Topics involving Salmonella, E. coli and Campylobacter were discussed at the latest meeting of a European network dedicated to microbial risk assessment.

The Scientific Network on Microbiological Risk Assessment (MRA Network) has 25 European Union member states as well as Switzerland and Norway as observer countries. It is coordinated by the European Food Safety Authority (EFSA).

An online meeting covered a range of activities including risk ranking of pathogens in different foods, Salmonella in wild boar meat, Shiga-toxin producing E. coli (STEC) in flour, bacterial pathogens on fresh fruit and vegetables, Campylobacter and E. coli in broiler meat, and Anisakidae in fish.

Norway showed a report on risk ranking in foods. The six highest-ranked pathogens were Toxoplasma gondii, Campylobacter, Echinococcus multilocularis, enterohaemorrhagic E. coli, Listeria monocytogenes, and Salmonella. Fresh produce was among the main food vehicles for 12 of the 20 pathogens that were tracked. Drinking water was associated with eight, and five were linked to raw milk products.

Cheese, produce and meat
France presented a risk ranking method of microbiological hazards in raw milk cheeses. The opinion on raw milk cheeses is set to be published by the French Agency for Food, Environmental and Occupational Health and Safety (ANSES).

Germany revealed the results of a risk assessment on STEC in flour and on reclaimed wastewater. The latter work looked at risks to human health from Salmonella, STEC and Listeria monocytogenes from consuming raw fruits and vegetables irrigated by reclaimed wastewater.

Sweden presented the results of a risk assessment on Salmonella Choleraesuis, which had not been detected in Swedish pigs since the 1970’s. However, in 2020, it was found on a farm in the south of the country and in wild boars in the same area. An assessment found the risk of Salmonella Choleraesuis being present in meat of healthy wild boars when shot was low.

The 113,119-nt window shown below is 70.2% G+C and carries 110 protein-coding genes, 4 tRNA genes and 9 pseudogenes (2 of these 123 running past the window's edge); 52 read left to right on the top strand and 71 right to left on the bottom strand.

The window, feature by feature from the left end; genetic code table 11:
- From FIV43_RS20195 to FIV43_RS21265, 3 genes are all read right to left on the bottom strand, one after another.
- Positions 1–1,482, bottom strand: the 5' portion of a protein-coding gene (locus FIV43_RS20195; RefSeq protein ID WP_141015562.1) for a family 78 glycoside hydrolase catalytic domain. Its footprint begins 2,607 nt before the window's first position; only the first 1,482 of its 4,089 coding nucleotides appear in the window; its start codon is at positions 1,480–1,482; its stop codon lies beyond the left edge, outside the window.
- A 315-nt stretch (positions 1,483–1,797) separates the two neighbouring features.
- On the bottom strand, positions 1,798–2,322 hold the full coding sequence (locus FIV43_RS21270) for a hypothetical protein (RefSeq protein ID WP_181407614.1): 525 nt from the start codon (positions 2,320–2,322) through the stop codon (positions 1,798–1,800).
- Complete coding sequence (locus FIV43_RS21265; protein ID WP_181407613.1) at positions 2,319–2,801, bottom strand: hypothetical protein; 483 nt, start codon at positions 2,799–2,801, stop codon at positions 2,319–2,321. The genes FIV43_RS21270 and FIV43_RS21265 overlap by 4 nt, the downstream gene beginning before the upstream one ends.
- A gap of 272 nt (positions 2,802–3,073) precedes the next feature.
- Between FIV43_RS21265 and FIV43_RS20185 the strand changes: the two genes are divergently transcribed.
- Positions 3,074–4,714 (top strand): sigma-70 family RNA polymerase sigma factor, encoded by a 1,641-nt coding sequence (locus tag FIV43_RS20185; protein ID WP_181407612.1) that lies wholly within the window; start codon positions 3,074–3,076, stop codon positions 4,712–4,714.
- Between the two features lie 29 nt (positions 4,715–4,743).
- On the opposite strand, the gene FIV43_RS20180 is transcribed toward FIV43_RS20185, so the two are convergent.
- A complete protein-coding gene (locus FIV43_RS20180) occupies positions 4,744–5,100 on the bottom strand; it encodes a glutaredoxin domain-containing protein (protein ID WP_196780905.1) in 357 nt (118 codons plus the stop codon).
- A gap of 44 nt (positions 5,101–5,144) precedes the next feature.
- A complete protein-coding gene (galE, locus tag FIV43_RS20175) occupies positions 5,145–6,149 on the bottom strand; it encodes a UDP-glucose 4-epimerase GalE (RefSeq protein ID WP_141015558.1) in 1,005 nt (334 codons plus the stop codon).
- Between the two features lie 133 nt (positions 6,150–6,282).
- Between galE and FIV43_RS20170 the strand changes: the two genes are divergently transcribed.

Estonia updated the situation of enteric infections and trends within recent years. Other studies found Campylobacter in Estonian and imported products decreased compared with earlier periods. Over time there was a significant decrease in the prevalence and concentration of Campylobacter in Estonian broiler chicken meat products.

Austrian officials gave a presentation on the comparison of Campylobacter genotypes on three broiler farms after a 5-year period. Results showed a variety of genotypes among these farms and a change within each farm over time.

E. coli, anisakis and raw milk
Switzerland presented results of a study on E. coli sequence type 131. It is suspected that infections may occur because of contaminated food. A total of 200 Swiss chicken samples were bought in retail stores in a region of the country in 2020. After analysis, 25 were found to be positive for the E. coli sequence 131.

Belgium described findings from research on the occurrence of anisakidae in 415 fish samples from 36 different species that identified an overall prevalence of 53 percent in the viscera and 27 percent in the muscles. Routine control of this parasite in the fish industry is done by the candling technique, where fish fillets are placed on a light table to detect and remove the larvae. When applied on 651 samples and compared to the reference standard, the estimated sensitivity of candling was 32 percent.

Dutch officials spoke about the use of time-temperature indicators (TTIs) instead of a printed date mark and a scientific opinion on raw drinking milk, which was requested as part of implementing new national rules for this product in the Netherlands.

The next MRA network meeting is planned for autumn 2022.

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